Life prior to TTS
Tracee is a retired firefighter/police officer and prior to TTS she was slim and fit. Tracee had a history of inflammatory conditions including Sweet Syndrome, Raynaud’s disease, desquamative inflammatory vaginitis, cricopharangeal achalasia, skin cancer and breast cancer. She also has extreme levels of lipoprotein (a). Read her story below.
Takosubo trigger: Possibly physical exertion/heat stress/dehydration and altitude
I was on a trip in the Atacama Desert December 20th 2017. The elevation was 8000’ and it was hot. I may have been a bit dehydrated from the dry Atacama and previously Antarctic climate. I was walking around a salt flat, stopped for a dip and returned to my car. I felt sudden mild chest pain over my heart. I had sudden dizziness, enough to crouch down on the ground. Over the next 3 days while awaiting medical rescue, I had tachycardia 120bpm. I was finally rescued from the desert and transported to Santiago Chile by medical plane.
The day prior to my attack I had a startle running over an unavoidable small metal object which hit the undercarriage of my car with a loud bang. It caused me to stop and take a look. I had been physically active in the previous weeks, climbing hills in Antarctica and polar plunging. I had a previous year of long term caregiver stress while caring for my mom. If I had to guess, I’d say the heat and elevation combined with dehydration were the main trigger. Possibly a perfect storm of a combination of influences.
I was placed in cardiac intensive care for 5 days. Day 2 I was given the angiogram confirming Takotsubo. I was discharged on Coreg 2.5 mg 2x a day, 81 mg aspirin, and Lipitor 10 mg. I had no complications and a quick recovery. I now take bisoprolol 2.5 mg twice a day, zettia, niacin, and 81 mg aspirin.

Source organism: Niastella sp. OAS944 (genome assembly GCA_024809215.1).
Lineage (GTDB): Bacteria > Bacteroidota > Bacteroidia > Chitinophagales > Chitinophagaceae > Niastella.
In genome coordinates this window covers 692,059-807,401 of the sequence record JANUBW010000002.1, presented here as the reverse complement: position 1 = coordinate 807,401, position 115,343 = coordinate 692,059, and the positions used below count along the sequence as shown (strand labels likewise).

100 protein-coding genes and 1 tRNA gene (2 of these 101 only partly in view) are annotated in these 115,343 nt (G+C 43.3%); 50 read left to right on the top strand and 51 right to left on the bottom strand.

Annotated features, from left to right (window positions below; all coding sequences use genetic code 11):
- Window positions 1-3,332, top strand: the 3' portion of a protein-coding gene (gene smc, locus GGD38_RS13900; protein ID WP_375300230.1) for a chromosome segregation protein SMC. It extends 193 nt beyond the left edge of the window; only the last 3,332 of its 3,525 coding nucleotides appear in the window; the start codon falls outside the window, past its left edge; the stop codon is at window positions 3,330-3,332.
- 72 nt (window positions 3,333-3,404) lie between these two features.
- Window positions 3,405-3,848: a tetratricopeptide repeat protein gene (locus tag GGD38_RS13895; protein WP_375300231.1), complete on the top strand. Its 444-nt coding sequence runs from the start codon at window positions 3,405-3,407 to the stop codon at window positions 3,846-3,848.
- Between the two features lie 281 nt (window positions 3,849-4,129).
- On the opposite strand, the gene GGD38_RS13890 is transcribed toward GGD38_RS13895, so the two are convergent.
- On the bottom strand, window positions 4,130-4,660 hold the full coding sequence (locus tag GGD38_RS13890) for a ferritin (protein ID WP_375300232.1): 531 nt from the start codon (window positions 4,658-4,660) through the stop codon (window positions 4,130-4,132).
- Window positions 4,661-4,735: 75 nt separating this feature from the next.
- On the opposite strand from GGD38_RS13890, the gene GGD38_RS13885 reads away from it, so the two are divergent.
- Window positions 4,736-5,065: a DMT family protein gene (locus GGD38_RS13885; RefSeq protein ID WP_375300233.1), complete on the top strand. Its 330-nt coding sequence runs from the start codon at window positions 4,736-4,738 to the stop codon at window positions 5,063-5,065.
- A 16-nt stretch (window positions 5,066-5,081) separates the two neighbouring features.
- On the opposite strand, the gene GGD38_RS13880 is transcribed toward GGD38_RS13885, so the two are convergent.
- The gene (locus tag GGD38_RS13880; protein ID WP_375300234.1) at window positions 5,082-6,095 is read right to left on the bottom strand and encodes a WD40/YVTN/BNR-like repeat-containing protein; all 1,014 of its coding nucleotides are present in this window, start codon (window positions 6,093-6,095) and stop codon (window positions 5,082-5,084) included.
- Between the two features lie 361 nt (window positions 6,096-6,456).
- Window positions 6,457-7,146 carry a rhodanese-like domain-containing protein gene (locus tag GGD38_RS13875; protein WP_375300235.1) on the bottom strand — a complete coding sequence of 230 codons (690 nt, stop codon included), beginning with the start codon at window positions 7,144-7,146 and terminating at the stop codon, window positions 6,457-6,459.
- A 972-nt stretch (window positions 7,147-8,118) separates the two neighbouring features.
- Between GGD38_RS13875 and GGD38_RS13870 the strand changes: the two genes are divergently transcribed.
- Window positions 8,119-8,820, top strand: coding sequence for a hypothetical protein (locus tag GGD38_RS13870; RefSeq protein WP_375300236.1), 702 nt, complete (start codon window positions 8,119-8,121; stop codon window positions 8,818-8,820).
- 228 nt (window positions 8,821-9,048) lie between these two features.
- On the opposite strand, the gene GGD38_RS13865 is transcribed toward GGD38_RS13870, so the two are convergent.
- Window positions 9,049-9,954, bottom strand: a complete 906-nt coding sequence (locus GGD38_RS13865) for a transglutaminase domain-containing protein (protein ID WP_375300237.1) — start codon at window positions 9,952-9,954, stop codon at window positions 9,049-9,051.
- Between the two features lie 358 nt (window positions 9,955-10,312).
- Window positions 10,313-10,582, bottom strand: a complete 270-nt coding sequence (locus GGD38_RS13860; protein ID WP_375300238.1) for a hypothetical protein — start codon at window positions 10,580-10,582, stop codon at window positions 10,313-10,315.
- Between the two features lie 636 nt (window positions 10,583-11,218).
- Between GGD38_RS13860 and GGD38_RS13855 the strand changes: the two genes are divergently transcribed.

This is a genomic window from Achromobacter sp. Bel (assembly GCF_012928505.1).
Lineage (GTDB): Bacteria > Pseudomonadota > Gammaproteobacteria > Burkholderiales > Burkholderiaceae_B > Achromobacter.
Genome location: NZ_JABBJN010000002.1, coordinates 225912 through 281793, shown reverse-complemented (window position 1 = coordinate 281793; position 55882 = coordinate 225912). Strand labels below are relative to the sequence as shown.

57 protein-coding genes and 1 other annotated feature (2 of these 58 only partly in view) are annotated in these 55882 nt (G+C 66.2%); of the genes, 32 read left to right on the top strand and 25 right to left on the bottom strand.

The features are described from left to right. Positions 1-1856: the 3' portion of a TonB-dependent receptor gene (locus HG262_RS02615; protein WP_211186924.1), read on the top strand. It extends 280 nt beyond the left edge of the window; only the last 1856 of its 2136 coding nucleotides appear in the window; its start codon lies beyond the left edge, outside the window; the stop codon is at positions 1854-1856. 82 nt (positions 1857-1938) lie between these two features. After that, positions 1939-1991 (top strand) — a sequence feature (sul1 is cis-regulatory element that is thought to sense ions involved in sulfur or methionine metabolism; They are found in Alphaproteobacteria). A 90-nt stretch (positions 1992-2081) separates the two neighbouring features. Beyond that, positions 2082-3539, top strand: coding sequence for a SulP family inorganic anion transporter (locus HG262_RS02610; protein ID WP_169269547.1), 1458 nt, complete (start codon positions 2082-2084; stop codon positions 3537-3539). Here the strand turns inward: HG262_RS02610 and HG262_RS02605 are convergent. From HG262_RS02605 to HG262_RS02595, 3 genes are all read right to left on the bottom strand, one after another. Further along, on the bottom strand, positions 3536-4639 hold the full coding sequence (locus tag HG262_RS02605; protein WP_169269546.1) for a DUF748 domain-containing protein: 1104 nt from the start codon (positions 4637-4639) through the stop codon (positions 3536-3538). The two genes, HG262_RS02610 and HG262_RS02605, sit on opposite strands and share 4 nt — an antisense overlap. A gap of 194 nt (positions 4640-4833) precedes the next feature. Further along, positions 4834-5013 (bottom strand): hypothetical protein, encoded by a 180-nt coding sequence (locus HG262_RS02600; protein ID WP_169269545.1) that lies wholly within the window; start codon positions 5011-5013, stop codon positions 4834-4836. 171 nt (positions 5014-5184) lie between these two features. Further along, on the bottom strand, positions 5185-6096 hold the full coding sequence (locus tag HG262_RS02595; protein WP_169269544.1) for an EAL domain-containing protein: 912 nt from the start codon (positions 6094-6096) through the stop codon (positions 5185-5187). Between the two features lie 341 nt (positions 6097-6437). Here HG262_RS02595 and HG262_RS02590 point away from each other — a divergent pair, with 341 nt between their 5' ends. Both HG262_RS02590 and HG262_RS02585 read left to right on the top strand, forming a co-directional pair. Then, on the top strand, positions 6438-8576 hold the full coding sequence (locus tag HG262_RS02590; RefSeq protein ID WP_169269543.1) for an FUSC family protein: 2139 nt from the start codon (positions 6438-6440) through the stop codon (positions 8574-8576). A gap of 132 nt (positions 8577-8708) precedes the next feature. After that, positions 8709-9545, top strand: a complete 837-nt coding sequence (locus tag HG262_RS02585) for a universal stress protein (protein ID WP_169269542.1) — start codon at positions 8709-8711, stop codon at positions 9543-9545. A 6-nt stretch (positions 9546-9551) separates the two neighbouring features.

Life after Takotsubo Syndrome
My recovery was very quick and easy. My last echocardiogram showed an ejection fraction of 73. I subsequently was diagnosed with DCIS breast cancer stage 0 BMX requiring no chemo, radiation or aromatase inhibitors. I had MOHS basal cell skin cancer surgery at the University of Michigan 4/18 and 6/19.
I find I’m more sensitive to heat and cold. My Raynaud’s is more pronounced (probably the beta blocker). I had a bubble echo to check for POV due to previous high altitude sickness and it was negative. My stress test post TTS came to a halt as I have LBBB induced by exercise. Brought on by TTS, I assume.
I had a cardiac clearance for what turned out to be a 6.5 hr surgery in addition to 3 shorter surgeries without incident.
Key Point: Sweet Syndrome is a rare inflammatory skin condition. Tracee knows of two other people who have Sweet Syndrome and have had Takotsubo Syndrome. Further information about Sweet Syndrome can be accessed from the National Organization for Rare Diseases (NORD) by CLICKING HERE.